Add AutoLISP to a Custom AutoCAD Command10 Mar, 2014 By: Andrew G. Roe
Combine AutoLISP commands with a VB.NET plugin.
In my previous article about AutoCAD programming, we learned how to add a custom command to one of AutoCAD’s pull-down menus. The example demonstrated how to create an AutoCAD script file to set some key parameters, then use AutoCAD’s Customize User Interface (CUI) dialog box to assign the custom command to a menu. The custom command was developed in VB.NET as a plugin to create a circle object and some accompanying text in one fell swoop.
To take this a step further, let’s look at how to add AutoLISP commands to our custom command. As a refresher, AutoLISP uses a somewhat cryptic syntax relying heavily on parentheses, but it provides direct interaction with AutoCAD to add or edit entities, retrieve drawing information, and set system variables. You can type an AutoLISP statement in the AutoCAD Command line and see the results directly, or you can develop more complex routines with Visual LISP (VLISP), which provides an integrated development environment (IDE) similar to that of VBA. While you can accomplish most of the same tasks in either AutoLISP or VB.NET, occasionally you may want to employ both platforms, leveraging legacy AutoLISP programs with the latest .NET technology.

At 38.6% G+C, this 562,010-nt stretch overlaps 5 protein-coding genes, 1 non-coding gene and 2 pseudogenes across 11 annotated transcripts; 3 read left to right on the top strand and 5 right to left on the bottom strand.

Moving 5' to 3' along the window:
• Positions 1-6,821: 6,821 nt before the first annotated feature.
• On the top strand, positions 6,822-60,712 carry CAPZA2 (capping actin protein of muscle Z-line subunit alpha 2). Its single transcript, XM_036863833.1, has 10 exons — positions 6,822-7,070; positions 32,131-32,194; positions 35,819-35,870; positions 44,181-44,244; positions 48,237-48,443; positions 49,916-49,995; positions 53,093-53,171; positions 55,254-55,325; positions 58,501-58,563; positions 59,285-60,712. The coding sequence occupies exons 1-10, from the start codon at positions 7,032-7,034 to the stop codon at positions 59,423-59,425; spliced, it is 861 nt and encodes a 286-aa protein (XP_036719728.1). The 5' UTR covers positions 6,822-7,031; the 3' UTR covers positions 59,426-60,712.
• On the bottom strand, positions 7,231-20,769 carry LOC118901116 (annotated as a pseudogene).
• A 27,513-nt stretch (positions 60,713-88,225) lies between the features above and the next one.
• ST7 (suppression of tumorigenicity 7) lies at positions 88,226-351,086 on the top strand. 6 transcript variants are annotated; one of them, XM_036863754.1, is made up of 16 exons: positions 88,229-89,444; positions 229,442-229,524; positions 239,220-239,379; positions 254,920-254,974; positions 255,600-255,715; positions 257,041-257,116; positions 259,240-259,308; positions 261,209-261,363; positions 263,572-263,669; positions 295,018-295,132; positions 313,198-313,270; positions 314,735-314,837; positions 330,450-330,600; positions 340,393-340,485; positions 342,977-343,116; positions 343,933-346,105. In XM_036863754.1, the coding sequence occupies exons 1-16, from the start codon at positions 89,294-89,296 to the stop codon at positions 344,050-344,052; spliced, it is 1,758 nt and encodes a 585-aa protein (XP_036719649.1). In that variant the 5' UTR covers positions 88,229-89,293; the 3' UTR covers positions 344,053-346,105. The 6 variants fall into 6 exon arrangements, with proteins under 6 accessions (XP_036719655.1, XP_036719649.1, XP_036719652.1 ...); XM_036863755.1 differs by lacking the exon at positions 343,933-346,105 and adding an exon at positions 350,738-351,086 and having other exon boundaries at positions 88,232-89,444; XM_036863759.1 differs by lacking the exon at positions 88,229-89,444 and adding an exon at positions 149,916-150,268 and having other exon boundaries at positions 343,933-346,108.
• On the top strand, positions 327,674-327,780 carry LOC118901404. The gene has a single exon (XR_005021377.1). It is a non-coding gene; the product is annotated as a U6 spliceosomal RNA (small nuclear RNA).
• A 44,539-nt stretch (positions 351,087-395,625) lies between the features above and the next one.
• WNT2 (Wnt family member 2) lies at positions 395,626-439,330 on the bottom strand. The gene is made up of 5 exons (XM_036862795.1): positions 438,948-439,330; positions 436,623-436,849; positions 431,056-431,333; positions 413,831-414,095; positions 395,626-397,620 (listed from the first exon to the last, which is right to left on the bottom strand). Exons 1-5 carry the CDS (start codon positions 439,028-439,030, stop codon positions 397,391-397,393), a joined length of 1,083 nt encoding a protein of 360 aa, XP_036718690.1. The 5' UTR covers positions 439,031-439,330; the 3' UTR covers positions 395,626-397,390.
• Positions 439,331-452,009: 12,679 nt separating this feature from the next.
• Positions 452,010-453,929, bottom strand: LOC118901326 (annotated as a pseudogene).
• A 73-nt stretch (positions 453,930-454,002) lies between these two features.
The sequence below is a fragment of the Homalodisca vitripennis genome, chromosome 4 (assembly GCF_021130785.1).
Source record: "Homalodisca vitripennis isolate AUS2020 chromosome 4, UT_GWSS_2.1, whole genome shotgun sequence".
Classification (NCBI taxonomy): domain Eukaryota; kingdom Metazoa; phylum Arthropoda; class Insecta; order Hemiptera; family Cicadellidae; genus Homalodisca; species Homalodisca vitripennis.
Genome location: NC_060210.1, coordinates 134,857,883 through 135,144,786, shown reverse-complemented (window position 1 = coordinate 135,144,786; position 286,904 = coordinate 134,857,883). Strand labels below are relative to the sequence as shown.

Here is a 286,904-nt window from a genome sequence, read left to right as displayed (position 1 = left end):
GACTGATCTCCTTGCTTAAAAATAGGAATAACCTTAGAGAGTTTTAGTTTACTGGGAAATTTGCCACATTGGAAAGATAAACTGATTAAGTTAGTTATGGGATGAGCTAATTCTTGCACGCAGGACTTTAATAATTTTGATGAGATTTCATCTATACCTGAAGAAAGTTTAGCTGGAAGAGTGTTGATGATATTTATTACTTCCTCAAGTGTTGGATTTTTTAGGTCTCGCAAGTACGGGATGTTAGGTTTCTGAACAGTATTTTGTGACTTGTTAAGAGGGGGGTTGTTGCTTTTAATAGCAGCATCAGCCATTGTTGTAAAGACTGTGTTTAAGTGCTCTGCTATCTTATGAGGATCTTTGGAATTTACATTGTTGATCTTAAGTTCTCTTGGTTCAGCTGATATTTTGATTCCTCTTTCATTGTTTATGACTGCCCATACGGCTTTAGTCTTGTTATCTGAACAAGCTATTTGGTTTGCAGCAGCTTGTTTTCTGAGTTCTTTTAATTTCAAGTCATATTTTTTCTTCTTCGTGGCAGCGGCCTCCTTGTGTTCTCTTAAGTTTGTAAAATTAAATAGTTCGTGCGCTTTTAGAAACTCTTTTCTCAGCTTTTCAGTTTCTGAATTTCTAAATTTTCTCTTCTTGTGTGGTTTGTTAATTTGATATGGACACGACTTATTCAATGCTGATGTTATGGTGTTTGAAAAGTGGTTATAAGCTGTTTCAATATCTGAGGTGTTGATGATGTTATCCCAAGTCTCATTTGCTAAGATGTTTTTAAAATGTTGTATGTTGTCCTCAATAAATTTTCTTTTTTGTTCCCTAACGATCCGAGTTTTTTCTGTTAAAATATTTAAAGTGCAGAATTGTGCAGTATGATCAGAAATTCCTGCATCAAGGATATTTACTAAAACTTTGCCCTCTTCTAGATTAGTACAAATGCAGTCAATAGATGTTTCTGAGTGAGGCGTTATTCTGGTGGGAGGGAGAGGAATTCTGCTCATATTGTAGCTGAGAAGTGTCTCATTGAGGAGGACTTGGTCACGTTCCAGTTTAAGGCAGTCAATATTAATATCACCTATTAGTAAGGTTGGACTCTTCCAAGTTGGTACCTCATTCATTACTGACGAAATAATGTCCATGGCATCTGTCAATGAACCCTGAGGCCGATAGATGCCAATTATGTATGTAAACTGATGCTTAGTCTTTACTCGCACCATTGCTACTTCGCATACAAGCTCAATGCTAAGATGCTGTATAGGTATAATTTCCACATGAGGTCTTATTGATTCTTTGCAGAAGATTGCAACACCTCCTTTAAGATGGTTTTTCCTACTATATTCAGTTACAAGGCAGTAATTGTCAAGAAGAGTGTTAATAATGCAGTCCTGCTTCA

Consider the following AutoLISP statements:
(setq en (entlast)) (entget en)
The first statement retrieves information about the last entity added to a drawing and assigns it to a variable called en. The second statement uses the entget function to retrieve the en variable and display the entity information on the Command line. We can add these statements to the custom command and retrieve the entity information immediately after creating the circle and text entities.
Review the Script
In the previous tutorial, we first created a script file, which is simply a text file with a sequence of AutoCAD instructions. If you worked through that exercise, you can use the same script file. If not, you can create the file as follows:
1. Using a text editor such as Notepad, type the following lines of text:
Filedia 0 Netload "c:\Scripts\MyCircleCommand.dll"
Make sure to include a space at the end of the second line.
2. Save the file as MyCircleScript.scr in a location of your choice. For simplicity, I’ve put it in a folder directly under my root directory called Scripts, as shown below. I’ve also saved the plugin called MyCircleCommand.dll (created in a previous article) in the same location. You can adjust this to fit your needs.
The script file sets the AutoCAD variable called Filedia to 0. This suppresses dialog boxes and directs all user input to the Command line. We’ll set it back to 1, the default value, in our custom command to enable dialog boxes. The second line in the script executes AutoCAD’s Netload command to load the plugin.